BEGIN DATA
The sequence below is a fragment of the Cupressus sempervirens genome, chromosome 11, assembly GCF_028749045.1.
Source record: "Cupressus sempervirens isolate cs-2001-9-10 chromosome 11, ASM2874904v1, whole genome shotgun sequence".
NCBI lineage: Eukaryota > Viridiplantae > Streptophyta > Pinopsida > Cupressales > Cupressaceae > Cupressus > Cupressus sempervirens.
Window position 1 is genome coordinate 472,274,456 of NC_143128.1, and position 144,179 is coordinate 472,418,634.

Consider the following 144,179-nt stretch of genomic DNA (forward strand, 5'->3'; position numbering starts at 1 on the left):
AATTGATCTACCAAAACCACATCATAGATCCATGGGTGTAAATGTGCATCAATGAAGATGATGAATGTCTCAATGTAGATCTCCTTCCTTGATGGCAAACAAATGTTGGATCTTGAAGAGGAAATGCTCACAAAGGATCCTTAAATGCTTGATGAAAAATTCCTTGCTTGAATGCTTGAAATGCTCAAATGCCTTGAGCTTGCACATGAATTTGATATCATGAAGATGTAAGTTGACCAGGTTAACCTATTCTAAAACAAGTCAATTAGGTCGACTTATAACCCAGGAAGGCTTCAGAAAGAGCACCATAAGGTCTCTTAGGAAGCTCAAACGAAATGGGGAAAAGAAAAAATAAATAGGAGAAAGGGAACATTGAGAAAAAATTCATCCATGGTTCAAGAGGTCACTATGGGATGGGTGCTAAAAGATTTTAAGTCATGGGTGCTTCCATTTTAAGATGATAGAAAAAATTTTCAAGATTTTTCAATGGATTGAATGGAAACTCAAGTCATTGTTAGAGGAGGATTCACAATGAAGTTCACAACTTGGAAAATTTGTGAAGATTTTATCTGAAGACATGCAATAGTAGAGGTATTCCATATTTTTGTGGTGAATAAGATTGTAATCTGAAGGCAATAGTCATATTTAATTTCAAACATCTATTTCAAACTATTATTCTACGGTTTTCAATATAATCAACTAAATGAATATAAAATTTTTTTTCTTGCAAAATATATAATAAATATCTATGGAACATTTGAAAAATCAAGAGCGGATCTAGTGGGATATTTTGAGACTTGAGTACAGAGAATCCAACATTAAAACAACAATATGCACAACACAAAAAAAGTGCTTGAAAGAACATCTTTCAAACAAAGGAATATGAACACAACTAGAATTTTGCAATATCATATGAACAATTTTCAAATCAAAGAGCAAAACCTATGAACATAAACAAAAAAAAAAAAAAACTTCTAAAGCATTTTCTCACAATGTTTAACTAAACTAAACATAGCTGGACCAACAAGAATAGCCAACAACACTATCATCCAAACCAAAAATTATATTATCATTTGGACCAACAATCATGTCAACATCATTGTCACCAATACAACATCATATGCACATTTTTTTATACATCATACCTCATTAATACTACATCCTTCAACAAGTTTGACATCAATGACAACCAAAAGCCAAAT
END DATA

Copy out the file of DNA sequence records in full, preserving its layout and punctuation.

The sequence below is a fragment of the Cupressus sempervirens genome, chromosome 11, assembly GCF_028749045.1.
Source record: "Cupressus sempervirens isolate cs-2001-9-10 chromosome 11, ASM2874904v1, whole genome shotgun sequence".
NCBI lineage: Eukaryota > Viridiplantae > Streptophyta > Pinopsida > Cupressales > Cupressaceae > Cupressus > Cupressus sempervirens.
Window position 1 is genome coordinate 472,274,456 of NC_143128.1, and position 144,179 is coordinate 472,418,634.

Consider the following 144,179-nt stretch of genomic DNA (forward strand, 5'->3'; position numbering starts at 1 on the left):
AATTGATCTACCAAAACCACATCATAGATCCATGGGTGTAAATGTGCATCAATGAAGATGATGAATGTCTCAATGTAGATCTCCTTCCTTGATGGCAAACAAATGTTGGATCTTGAAGAGGAAATGCTCACAAAGGATCCTTAAATGCTTGATGAAAAATTCCTTGCTTGAATGCTTGAAATGCTCAAATGCCTTGAGCTTGCACATGAATTTGATATCATGAAGATGTAAGTTGACCAGGTTAACCTATTCTAAAACAAGTCAATTAGGTCGACTTATAACCCAGGAAGGCTTCAGAAAGAGCACCATAAGGTCTCTTAGGAAGCTCAAACGAAATGGGGAAAAGAAAAAATAAATAGGAGAAAGGGAACATTGAGAAAAAATTCATCCATGGTTCAAGAGGTCACTATGGGATGGGTGCTAAAAGATTTTAAGTCATGGGTGCTTCCATTTTAAGATGATAGAAAAAATTTTCAAGATTTTTCAATGGATTGAATGGAAACTCAAGTCATTGTTAGAGGAGGATTCACAATGAAGTTCACAACTTGGAAAATTTGTGAAGATTTTATCTGAAGACATGCAATAGTAGAGGTATTCCATATTTTTGTGGTGAATAAGATTGTAATCTGAAGGCAATAGTCATATTTAATTTCAAACATCTATTTCAAACTATTATTCTACGGTTTTCAATATAATCAACTAAATGAATATAAAATTTTTTTTCTTGCAAAATATATAATAAATATCTATGGAACATTTGAAAAATCAAGAGCGGATCTAGTGGGATATTTTGAGACTTGAGTACAGAGAATCCAACATTAAAACAACAATATGCACAACACAAAAAAAGTGCTTGAAAGAACATCTTTCAAACAAAGGAATATGAACACAACTAGAATTTTGCAATATCATATGAACAATTTTCAAATCAAAGAGCAAAACCTATGAACATAAACAAAAAAAAAAAAAAACTTCTAAAGCATTTTCTCACAATGTTTAACTAAACTAAACATAGCTGGACCAACAAGAATAGCCAACAACACTATCATCCAAACCAAAAATTATATTATCATTTGGACCAACAATCATGTCAACATCATTGTCACCAATACAACATCATATGCACATTTTTTTATACATCATACCTCATTAATACTACATCCTTCAACAAGTTTGACATCAATGACAACCAAAAGCCAAAT